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UK Pensions Speedbrief: EIOPA backs down on new solvency regime for IORPs

  • United Kingdom
  • Pensions - Defined benefit
  • Pensions - International


In a victory for defined benefit (DB) pension plans and sponsors, the European Insurance and Occupational Pensions Authority (EIOPA) has decided not to recommend the introduction of a new, more stringent solvency regime for European occupational pension plans (IORPs) “at this point in time”. This follows three years of work by EIOPA on developing a common funding and valuation model for DB IORPs across Europe and many years of lobbying by ourselves and others to point out the potential downsides of introducing a new, more stringent funding regime for DB IORPs.

However, EIOPA has not ruled out the prospect of this completely – so vigilance will continue to be required - and it has also recommended the introduction of a new standardised risk assessment and transparency regime for such IORPs. We are not clear what value this will bring.


The debate about whether to impose a more stringent European solvency regime for DB IORPs has been running for some time. Around three years ago, EIOPA began work on its own initiative on the solvency of IORPs. As part of this, in October 2014, it consulted on various proposals for a common funding methodology, known as the “holistic balance sheet”. This was followed last year by EIOPA’s quantitative assessment, designed to assess the financial impacts on DB IORPS of using an EU wide solvency assessment regime, based on the holistic balance sheet. It also assessed the appropriateness of the various proposals set out in the 2014 consultation. On the back of this, EIOPA said that it would advise the EU institutions on whether or not to introduce a new European solvency regime for DB IORPs.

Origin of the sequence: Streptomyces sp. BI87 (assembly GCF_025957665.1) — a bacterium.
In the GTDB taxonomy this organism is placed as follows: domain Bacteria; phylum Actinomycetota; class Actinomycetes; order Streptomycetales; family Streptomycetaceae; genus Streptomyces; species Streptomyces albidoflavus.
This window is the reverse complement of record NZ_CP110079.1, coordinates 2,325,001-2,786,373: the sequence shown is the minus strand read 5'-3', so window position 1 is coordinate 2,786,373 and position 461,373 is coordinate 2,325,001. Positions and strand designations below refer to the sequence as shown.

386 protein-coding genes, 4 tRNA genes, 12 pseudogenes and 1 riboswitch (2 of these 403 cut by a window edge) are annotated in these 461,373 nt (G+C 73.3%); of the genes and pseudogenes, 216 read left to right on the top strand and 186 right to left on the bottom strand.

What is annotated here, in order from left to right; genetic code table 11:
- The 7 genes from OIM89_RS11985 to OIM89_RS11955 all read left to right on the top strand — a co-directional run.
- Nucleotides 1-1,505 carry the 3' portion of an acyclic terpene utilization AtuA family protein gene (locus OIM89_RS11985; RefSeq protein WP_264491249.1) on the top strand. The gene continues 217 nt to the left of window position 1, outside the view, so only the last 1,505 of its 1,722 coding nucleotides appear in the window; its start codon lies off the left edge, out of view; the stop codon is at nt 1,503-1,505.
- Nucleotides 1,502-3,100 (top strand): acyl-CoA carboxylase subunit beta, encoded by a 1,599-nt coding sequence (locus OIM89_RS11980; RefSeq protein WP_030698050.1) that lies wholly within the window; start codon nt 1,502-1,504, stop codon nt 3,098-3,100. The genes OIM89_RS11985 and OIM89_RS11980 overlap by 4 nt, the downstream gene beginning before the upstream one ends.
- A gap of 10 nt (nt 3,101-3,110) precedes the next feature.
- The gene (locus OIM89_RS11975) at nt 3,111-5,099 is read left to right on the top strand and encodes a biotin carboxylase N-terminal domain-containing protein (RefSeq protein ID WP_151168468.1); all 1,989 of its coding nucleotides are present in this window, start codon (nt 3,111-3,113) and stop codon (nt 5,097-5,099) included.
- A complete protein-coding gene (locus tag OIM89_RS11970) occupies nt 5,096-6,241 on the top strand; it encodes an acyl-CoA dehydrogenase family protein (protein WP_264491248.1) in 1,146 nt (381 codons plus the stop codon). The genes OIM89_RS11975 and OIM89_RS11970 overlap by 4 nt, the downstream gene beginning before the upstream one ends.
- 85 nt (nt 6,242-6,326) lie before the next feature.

No new solvency regime for IORPs

EIOPA’s advice to the EU institutions is set out in an official Opinion which it submitted on April 14th. EIOPA stops short of recommending the introduction of a new solvency regime for DB IORPs saying that such a move was not appropriate “at this point in time”. EIOPA now considers this “one size fits all” approach is likely to be neither appropriate nor effective since IORPs in different member states have very different characteristics and are “experiencing varying challenges". And so say all of us!

Risk assessment and transparency regime

Although EIOPA ruled out a new solvency regime, for now, it is recommending that DB IORPs across Europe be required to produce and disclose, on a regular basis, (a) a market-consistent balance sheet and (b) a standardised risk assessment using EIOPA’s common funding methodology.

The proposed market-consistent balance sheet is based on EIOPA’s proposals for the holistic balance sheet. As such, under EIOPA’s proposal a DB IORP’s liabilities would have to be valued on a near risk-free basis for this purpose. The balance sheet would also recognise all available security and benefit adjustment mechanisms, including sponsor support, pension protection schemes, conditional and discretionary benefits and benefit reduction mechanisms. To ensure a consistent application of the principle of market consistency, EIOPA proposes that guidance should, as far as possible, be provided at the European level.